April 16, 2018, by Charlotte Anscombe

Slavery expert shortlisted for national award

Professor Kevin Bales CMG has been shortlisted for a national impact award for his international work in tackling modern slavery.

Professor Bales, from the School of Politics and International Relations and the Rights Lab at the University of Nottingham, has been shortlisted for the 2018 Economic and Social Research Council (ESRC) Celebrating Impact Prize.

The awards are an annual opportunity to recognise and reward the successes of ESRC-funded researchers who have achieved outstanding economic or societal impact.

The shortlisting is for Professor Bales’ work on measuring modern slavery.

Professor Bales has refined and tested a new technique for measuring numbers of slaves.  By using a technique known as the Multiple Systems Estimate (MSE), Professor Bales has been able to calculate a reliable estimate of the true number of slaves in a specific location. The technique was first applied to slavery by Professor Bales and Professor Sir Bernard Silverman (Professor of Modern Slavery Statistics with the Rights Lab and the School of Politics and International Relations) in 2014 with the Home Office to estimate the number of 10,000-13,000 slaves in the UK.

The method has now been adopted by governments, major NGOs and UN bodies.

Professor Bales’ work helped to deliver 2017 Global Slavery Estimate, launched at the UN General Assembly last year. The figure of 40.3 million slaves has given the world a baseline against which to measure progress towards achieving the UN’s Sustainable Development Goal of ending slavery by 2030.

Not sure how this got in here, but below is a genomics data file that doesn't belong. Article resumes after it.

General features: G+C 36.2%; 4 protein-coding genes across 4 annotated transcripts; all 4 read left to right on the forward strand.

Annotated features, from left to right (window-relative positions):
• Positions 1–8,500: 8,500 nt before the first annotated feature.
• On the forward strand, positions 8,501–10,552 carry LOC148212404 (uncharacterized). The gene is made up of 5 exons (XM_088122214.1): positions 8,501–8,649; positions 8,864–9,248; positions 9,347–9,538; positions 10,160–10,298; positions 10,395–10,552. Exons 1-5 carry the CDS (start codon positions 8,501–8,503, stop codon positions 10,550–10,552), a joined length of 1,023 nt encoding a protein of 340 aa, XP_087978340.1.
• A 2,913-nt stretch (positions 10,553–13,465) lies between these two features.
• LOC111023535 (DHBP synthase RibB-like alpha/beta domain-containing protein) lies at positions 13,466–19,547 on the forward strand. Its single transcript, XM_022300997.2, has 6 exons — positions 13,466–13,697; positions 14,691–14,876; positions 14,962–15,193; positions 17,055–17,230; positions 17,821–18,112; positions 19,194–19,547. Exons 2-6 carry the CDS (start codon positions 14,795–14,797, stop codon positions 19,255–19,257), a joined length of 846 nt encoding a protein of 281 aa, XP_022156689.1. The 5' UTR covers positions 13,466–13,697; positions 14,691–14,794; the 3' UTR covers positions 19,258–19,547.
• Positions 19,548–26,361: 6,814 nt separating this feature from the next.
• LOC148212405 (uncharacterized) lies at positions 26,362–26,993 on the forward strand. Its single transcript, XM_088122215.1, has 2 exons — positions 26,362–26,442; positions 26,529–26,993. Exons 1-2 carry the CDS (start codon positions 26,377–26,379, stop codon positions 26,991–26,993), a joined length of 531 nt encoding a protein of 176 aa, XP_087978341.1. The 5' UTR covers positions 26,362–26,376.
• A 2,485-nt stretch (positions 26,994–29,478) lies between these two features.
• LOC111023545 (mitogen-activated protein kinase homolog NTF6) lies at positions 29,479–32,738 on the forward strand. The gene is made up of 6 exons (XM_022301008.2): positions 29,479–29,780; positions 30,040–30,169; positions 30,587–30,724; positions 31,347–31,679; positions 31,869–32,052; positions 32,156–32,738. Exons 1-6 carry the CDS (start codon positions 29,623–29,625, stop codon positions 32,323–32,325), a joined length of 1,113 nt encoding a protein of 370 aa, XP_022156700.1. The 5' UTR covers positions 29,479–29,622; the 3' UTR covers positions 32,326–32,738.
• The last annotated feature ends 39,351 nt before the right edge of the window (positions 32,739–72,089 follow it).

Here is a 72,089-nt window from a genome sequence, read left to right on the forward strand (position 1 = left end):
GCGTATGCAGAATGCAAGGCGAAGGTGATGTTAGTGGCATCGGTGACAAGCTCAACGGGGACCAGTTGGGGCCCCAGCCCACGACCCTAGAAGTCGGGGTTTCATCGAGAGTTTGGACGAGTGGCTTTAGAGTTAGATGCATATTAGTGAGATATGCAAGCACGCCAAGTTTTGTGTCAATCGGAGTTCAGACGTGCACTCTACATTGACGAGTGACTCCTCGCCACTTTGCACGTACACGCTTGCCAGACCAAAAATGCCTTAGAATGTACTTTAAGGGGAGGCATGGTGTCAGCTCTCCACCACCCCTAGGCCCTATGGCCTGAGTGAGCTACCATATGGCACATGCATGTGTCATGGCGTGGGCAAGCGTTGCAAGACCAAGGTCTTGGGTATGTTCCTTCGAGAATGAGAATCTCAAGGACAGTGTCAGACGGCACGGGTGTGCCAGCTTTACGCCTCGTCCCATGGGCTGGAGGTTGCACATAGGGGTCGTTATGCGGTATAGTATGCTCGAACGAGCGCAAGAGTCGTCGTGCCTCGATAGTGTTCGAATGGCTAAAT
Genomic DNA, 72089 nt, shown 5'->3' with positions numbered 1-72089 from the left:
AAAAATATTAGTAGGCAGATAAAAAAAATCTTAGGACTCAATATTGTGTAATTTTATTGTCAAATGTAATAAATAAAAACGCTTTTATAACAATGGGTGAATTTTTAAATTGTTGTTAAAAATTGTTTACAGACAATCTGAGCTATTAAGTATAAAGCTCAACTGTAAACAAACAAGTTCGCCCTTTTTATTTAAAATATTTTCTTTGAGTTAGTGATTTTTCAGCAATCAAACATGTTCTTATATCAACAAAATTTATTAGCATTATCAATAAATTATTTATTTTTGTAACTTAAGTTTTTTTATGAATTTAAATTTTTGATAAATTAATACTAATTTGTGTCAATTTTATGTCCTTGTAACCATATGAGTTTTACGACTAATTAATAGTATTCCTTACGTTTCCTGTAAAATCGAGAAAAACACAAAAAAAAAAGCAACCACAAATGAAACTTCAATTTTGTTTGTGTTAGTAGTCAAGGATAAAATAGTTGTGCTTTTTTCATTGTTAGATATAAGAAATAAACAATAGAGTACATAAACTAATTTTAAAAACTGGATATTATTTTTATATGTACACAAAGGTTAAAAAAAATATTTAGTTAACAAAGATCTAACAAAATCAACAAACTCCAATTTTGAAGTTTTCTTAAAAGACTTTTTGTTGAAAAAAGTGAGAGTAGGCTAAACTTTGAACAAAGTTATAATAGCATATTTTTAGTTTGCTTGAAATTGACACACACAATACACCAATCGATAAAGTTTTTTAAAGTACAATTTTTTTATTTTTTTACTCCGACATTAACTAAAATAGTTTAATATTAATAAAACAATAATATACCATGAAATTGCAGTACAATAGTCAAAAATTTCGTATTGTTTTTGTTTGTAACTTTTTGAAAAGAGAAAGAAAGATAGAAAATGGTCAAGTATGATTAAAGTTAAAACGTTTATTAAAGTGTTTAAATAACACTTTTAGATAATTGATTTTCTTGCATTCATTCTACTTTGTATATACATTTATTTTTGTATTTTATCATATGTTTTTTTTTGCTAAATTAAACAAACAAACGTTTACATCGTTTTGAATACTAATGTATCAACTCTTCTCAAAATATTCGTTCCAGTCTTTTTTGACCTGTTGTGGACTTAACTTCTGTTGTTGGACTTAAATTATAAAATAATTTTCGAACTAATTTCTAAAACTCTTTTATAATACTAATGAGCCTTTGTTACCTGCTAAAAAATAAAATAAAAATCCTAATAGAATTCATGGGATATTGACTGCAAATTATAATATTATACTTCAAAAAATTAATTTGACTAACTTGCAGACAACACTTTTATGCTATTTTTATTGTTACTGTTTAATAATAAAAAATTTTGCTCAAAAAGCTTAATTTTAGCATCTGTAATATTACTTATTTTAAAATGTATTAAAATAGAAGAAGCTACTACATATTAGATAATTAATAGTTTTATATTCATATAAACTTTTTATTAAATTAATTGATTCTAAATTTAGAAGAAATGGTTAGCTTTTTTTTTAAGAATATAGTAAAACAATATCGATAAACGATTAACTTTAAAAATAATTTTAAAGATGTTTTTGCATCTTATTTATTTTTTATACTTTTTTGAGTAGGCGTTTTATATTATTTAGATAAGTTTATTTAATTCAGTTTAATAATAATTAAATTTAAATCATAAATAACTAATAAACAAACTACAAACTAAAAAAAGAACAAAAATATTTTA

Professor Bales said on his shortlisting: “I’m overwhelmed to be shortlisted for this award. It raises yet more awareness of the work that we are doing in the Rights Lab to combat modern slavery.

“The new estimate of modern slavery will better inform antislavery parties of the true nature of the crime. We can’t tackle something if we don’t understand the prevalence of it.”

The award is by no means the first recognition for Professor Bales. He was awarded a CMG by the Queen in the New Year Honours in 2017 for his ‘services to the antislavery movement’; he was also awarded the Queen’s Anniversary Prize for  ‘research applied in combating modern forms of slavery’ in 2015.

Other awards include: the Grawemeyer Award for Ideas Promoting World Order (2011); the citation of his research as one of “100 discoveries and developments in UK universities that have changed the world over the past 50 years” by Universities UK (2006); the Laura Smith Davenport Human Rights Award (2005), the Judith Sargent Murray Award for Human Rights (2004); and the Premio Internazionale Viareggio Versilia Prize for the promotion of social justice and peace (2000).

Professor Zoe Trodd, Director of the Rights Lab at the University of Nottingham, said: “Throughout all his work on modern slavery over the past 20 years, Professor Bales has been tireless and selfless, demonstrating courage, vision and determination. He has changed how we understand the issue of modern slavery, and transformed that new understanding into work on the ground that has helped to bring new lives to many people.

“He has also inspired a generation of young people, motivated the public to take part, and demonstrated that research-driven action can change lives for the better.”

More information can be found on the ESRC website.

The winners of the prize will be announced at a ceremony at the Royal Society on Wednesday 20 June.

Posted in Social SciencesThe Rights Lab